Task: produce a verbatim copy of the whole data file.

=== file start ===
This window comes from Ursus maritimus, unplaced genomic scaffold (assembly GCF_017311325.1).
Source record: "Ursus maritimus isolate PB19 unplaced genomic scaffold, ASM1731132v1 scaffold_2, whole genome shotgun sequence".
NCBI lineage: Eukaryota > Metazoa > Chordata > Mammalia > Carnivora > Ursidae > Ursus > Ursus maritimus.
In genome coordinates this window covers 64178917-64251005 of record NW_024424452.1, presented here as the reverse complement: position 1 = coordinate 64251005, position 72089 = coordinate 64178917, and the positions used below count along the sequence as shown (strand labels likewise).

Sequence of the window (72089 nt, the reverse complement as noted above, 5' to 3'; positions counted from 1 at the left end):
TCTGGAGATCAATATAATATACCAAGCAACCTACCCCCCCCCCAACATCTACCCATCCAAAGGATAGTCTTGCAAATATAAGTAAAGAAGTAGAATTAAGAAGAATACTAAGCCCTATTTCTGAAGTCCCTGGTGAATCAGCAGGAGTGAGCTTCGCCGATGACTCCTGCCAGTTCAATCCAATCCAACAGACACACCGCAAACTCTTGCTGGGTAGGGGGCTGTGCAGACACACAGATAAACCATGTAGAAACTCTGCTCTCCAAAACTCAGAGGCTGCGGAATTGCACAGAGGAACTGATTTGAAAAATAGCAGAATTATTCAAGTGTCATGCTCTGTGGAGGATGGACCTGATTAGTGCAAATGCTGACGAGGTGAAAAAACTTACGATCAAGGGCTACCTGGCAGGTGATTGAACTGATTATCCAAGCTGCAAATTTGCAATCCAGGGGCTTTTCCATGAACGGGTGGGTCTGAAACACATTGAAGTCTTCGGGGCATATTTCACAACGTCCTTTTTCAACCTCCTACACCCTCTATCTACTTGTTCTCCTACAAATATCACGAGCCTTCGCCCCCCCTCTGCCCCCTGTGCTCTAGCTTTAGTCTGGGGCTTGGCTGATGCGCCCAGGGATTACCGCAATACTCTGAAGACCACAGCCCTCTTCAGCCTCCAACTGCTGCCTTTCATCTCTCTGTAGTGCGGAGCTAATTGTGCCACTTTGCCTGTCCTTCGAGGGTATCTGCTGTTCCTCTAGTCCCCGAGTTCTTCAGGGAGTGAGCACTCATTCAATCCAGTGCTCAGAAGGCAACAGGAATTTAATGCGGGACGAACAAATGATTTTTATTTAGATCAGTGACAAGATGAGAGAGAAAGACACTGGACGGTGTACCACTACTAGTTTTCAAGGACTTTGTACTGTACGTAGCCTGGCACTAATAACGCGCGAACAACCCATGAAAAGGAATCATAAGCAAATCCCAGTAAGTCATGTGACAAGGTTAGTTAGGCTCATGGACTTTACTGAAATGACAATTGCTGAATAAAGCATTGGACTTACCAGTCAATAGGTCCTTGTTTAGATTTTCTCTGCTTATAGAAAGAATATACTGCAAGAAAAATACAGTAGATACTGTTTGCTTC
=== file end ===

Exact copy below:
This window comes from Ursus maritimus, unplaced genomic scaffold (assembly GCF_017311325.1).
Source record: "Ursus maritimus isolate PB19 unplaced genomic scaffold, ASM1731132v1 scaffold_2, whole genome shotgun sequence".
NCBI lineage: Eukaryota > Metazoa > Chordata > Mammalia > Carnivora > Ursidae > Ursus > Ursus maritimus.
In genome coordinates this window covers 64178917-64251005 of record NW_024424452.1, presented here as the reverse complement: position 1 = coordinate 64251005, position 72089 = coordinate 64178917, and the positions used below count along the sequence as shown (strand labels likewise).

Sequence of the window (72089 nt, the reverse complement as noted above, 5' to 3'; positions counted from 1 at the left end):
TCTGGAGATCAATATAATATACCAAGCAACCTACCCCCCCCCCAACATCTACCCATCCAAAGGATAGTCTTGCAAATATAAGTAAAGAAGTAGAATTAAGAAGAATACTAAGCCCTATTTCTGAAGTCCCTGGTGAATCAGCAGGAGTGAGCTTCGCCGATGACTCCTGCCAGTTCAATCCAATCCAACAGACACACCGCAAACTCTTGCTGGGTAGGGGGCTGTGCAGACACACAGATAAACCATGTAGAAACTCTGCTCTCCAAAACTCAGAGGCTGCGGAATTGCACAGAGGAACTGATTTGAAAAATAGCAGAATTATTCAAGTGTCATGCTCTGTGGAGGATGGACCTGATTAGTGCAAATGCTGACGAGGTGAAAAAACTTACGATCAAGGGCTACCTGGCAGGTGATTGAACTGATTATCCAAGCTGCAAATTTGCAATCCAGGGGCTTTTCCATGAACGGGTGGGTCTGAAACACATTGAAGTCTTCGGGGCATATTTCACAACGTCCTTTTTCAACCTCCTACACCCTCTATCTACTTGTTCTCCTACAAATATCACGAGCCTTCGCCCCCCCTCTGCCCCCTGTGCTCTAGCTTTAGTCTGGGGCTTGGCTGATGCGCCCAGGGATTACCGCAATACTCTGAAGACCACAGCCCTCTTCAGCCTCCAACTGCTGCCTTTCATCTCTCTGTAGTGCGGAGCTAATTGTGCCACTTTGCCTGTCCTTCGAGGGTATCTGCTGTTCCTCTAGTCCCCGAGTTCTTCAGGGAGTGAGCACTCATTCAATCCAGTGCTCAGAAGGCAACAGGAATTTAATGCGGGACGAACAAATGATTTTTATTTAGATCAGTGACAAGATGAGAGAGAAAGACACTGGACGGTGTACCACTACTAGTTTTCAAGGACTTTGTACTGTACGTAGCCTGGCACTAATAACGCGCGAACAACCCATGAAAAGGAATCATAAGCAAATCCCAGTAAGTCATGTGACAAGGTTAGTTAGGCTCATGGACTTTACTGAAATGACAATTGCTGAATAAAGCATTGGACTTACCAGTCAATAGGTCCTTGTTTAGATTTTCTCTGCTTATAGAAAGAATATACTGCAAGAAAAATACAGTAGATACTGTTTGCTTC